Museum artefacts and cognitive narratives
Since the British Museum (London’s first public museum) opened to the public in 1759, the systems used to display objects in museums remain largely unchanged. Objects generally continue to be tagged, dated, and positioned on plinths or in glass cases, and visitors are seldom invited to touch them. The emphasis is upon visual engagement only, and a profound understanding of the significance of each object is seldom achieved.
More recently however, display culture is beginning to evolve due to technological shifts and social trends, prompting museums to reconsider how the public engage – physically and psychologically – with historical content.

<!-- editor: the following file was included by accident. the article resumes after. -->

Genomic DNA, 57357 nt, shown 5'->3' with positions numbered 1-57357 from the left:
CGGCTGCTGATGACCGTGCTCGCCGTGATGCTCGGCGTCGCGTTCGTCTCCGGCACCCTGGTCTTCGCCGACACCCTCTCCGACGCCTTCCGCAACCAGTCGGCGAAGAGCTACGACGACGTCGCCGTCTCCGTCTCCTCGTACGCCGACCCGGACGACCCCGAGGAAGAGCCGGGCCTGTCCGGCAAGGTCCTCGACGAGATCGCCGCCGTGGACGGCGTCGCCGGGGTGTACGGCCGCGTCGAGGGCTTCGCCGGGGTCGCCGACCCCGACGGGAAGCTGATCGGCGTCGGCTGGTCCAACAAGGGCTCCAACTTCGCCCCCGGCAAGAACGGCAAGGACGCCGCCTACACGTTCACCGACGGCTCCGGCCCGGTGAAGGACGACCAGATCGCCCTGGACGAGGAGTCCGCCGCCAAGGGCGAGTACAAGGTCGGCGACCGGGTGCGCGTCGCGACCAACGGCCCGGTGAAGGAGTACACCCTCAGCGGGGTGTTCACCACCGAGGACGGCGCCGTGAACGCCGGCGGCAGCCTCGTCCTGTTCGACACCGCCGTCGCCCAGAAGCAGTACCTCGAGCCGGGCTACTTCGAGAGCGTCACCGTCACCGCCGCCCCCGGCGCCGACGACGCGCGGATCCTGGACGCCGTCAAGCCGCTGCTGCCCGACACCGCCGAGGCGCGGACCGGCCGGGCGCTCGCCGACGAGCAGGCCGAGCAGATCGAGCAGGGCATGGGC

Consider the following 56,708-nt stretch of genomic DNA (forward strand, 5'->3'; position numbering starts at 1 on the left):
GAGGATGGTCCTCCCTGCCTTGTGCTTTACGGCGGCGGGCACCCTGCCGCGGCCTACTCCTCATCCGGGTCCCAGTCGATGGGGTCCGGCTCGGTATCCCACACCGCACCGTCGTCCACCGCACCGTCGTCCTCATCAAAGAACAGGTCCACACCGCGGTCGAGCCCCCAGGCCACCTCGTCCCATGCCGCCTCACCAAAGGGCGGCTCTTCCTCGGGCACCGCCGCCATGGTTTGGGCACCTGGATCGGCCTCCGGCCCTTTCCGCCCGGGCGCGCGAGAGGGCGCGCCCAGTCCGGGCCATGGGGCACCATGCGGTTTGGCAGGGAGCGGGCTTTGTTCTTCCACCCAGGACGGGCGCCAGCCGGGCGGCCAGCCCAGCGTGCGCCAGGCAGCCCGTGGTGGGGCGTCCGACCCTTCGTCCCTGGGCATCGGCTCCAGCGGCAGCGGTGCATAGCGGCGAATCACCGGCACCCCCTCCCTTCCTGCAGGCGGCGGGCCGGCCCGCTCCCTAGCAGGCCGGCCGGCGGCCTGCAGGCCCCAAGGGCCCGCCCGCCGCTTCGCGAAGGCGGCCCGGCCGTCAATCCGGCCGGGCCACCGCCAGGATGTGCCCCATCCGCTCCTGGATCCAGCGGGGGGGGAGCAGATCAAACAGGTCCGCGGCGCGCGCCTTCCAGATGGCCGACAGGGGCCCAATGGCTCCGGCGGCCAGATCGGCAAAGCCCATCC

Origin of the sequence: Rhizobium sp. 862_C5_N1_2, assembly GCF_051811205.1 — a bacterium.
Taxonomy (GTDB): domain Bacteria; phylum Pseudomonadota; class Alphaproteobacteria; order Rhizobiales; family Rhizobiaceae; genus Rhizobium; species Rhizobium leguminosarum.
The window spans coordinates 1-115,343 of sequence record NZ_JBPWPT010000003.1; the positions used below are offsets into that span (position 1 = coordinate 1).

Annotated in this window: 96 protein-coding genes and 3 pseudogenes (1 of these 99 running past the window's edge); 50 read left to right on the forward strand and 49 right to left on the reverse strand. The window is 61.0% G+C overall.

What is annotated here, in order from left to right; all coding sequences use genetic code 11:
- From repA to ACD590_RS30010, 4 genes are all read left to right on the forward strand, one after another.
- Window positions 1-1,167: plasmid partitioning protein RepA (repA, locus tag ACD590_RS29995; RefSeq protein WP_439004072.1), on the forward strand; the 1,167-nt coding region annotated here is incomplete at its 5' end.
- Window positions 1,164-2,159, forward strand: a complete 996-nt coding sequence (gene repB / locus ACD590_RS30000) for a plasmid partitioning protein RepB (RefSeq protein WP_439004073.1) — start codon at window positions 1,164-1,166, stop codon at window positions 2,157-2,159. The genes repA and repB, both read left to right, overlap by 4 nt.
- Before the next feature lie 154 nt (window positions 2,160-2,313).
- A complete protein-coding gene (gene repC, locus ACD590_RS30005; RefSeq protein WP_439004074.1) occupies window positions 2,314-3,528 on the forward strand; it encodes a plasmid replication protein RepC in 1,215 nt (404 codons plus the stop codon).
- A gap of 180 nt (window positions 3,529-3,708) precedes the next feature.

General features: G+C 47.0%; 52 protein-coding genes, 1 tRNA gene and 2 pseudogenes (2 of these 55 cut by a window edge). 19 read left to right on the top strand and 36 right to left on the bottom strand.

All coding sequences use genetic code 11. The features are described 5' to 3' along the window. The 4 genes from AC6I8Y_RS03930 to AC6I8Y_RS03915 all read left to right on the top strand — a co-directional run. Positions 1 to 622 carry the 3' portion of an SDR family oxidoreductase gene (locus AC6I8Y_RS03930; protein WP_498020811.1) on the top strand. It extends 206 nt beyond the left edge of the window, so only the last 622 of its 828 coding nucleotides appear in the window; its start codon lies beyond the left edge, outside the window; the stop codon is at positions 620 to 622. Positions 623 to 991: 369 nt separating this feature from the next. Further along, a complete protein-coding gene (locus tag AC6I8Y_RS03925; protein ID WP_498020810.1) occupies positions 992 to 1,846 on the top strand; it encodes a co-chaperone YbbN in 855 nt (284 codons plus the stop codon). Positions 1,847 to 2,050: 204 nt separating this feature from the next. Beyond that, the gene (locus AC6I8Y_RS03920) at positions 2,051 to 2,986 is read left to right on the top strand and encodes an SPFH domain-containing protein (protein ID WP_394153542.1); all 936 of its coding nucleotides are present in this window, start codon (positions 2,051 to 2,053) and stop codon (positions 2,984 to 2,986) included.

For many, a museum should be a place where social exchanges can be held and experiences can be shared, rather than simply a space for viewing cabinets or touching screens. The museum of the future should therefore be a space where the narrative of objects is reimagined through new systems that arouse intense and complex sensory experiences, revealing new narratives.
This design proposal involved carving a narrative route across, beneath and outside of the Imperial War Museum building that spatially curates carefully selected World War II artefacts. Rather than simply display these artefacts, this project proposes to use the material qualities and historic narratives of each artefact to directly inform the design attributes of a series of immersive interior spaces, enabling visitors to have a richer and more meaningful cognitive experience of each object.
Shortlisted at RCA Head of Programme Prize, Interiors, 2017